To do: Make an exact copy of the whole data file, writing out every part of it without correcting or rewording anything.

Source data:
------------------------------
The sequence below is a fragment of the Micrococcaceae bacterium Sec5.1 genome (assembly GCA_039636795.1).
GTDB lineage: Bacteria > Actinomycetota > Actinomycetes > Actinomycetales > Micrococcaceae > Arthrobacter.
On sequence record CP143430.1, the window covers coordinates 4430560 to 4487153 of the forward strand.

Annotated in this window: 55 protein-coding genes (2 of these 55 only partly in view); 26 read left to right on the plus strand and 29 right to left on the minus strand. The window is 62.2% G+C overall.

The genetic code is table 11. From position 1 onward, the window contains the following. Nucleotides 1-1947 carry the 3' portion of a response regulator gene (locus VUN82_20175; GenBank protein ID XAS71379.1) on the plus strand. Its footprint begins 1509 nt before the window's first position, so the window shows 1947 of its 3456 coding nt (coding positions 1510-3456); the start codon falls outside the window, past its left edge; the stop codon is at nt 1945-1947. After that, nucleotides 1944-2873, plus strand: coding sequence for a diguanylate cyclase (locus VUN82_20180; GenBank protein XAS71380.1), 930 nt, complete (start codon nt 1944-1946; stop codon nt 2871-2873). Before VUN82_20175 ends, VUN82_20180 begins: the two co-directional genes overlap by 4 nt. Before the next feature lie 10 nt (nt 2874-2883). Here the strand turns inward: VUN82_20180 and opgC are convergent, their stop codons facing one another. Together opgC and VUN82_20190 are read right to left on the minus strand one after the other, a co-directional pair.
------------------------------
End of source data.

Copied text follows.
The sequence below is a fragment of the Micrococcaceae bacterium Sec5.1 genome (assembly GCA_039636795.1).
GTDB lineage: Bacteria > Actinomycetota > Actinomycetes > Actinomycetales > Micrococcaceae > Arthrobacter.
On sequence record CP143430.1, the window covers coordinates 4430560 to 4487153 of the forward strand.

Annotated in this window: 55 protein-coding genes (2 of these 55 only partly in view); 26 read left to right on the plus strand and 29 right to left on the minus strand. The window is 62.2% G+C overall.

The genetic code is table 11. From position 1 onward, the window contains the following. Nucleotides 1-1947 carry the 3' portion of a response regulator gene (locus VUN82_20175; GenBank protein ID XAS71379.1) on the plus strand. Its footprint begins 1509 nt before the window's first position, so the window shows 1947 of its 3456 coding nt (coding positions 1510-3456); the start codon falls outside the window, past its left edge; the stop codon is at nt 1945-1947. After that, nucleotides 1944-2873, plus strand: coding sequence for a diguanylate cyclase (locus VUN82_20180; GenBank protein XAS71380.1), 930 nt, complete (start codon nt 1944-1946; stop codon nt 2871-2873). Before VUN82_20175 ends, VUN82_20180 begins: the two co-directional genes overlap by 4 nt. Before the next feature lie 10 nt (nt 2874-2883). Here the strand turns inward: VUN82_20180 and opgC are convergent, their stop codons facing one another. Together opgC and VUN82_20190 are read right to left on the minus strand one after the other, a co-directional pair.